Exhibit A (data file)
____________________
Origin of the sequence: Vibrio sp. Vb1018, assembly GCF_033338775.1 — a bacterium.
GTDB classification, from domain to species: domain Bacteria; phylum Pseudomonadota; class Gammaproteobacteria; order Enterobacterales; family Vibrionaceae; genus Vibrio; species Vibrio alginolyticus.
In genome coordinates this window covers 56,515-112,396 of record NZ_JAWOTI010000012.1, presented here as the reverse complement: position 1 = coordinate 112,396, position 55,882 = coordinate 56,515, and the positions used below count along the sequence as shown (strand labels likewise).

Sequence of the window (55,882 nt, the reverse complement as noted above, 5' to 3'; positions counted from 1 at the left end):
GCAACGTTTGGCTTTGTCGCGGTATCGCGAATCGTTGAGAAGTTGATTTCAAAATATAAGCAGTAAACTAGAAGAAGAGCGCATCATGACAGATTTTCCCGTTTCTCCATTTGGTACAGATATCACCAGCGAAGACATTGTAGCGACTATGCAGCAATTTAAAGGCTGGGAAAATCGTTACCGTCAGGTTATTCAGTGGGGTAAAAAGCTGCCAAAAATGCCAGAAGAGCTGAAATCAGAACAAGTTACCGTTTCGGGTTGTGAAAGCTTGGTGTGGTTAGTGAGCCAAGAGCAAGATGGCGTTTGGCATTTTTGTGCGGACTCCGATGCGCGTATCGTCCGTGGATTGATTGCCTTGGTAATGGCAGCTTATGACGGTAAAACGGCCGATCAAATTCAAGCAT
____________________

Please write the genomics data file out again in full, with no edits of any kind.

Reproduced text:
Origin of the sequence: Vibrio sp. Vb1018, assembly GCF_033338775.1 — a bacterium.
GTDB classification, from domain to species: domain Bacteria; phylum Pseudomonadota; class Gammaproteobacteria; order Enterobacterales; family Vibrionaceae; genus Vibrio; species Vibrio alginolyticus.
In genome coordinates this window covers 56,515-112,396 of record NZ_JAWOTI010000012.1, presented here as the reverse complement: position 1 = coordinate 112,396, position 55,882 = coordinate 56,515, and the positions used below count along the sequence as shown (strand labels likewise).

Sequence of the window (55,882 nt, the reverse complement as noted above, 5' to 3'; positions counted from 1 at the left end):
GCAACGTTTGGCTTTGTCGCGGTATCGCGAATCGTTGAGAAGTTGATTTCAAAATATAAGCAGTAAACTAGAAGAAGAGCGCATCATGACAGATTTTCCCGTTTCTCCATTTGGTACAGATATCACCAGCGAAGACATTGTAGCGACTATGCAGCAATTTAAAGGCTGGGAAAATCGTTACCGTCAGGTTATTCAGTGGGGTAAAAAGCTGCCAAAAATGCCAGAAGAGCTGAAATCAGAACAAGTTACCGTTTCGGGTTGTGAAAGCTTGGTGTGGTTAGTGAGCCAAGAGCAAGATGGCGTTTGGCATTTTTGTGCGGACTCCGATGCGCGTATCGTCCGTGGATTGATTGCCTTGGTAATGGCAGCTTATGACGGTAAAACGGCCGATCAAATTCAAGCAT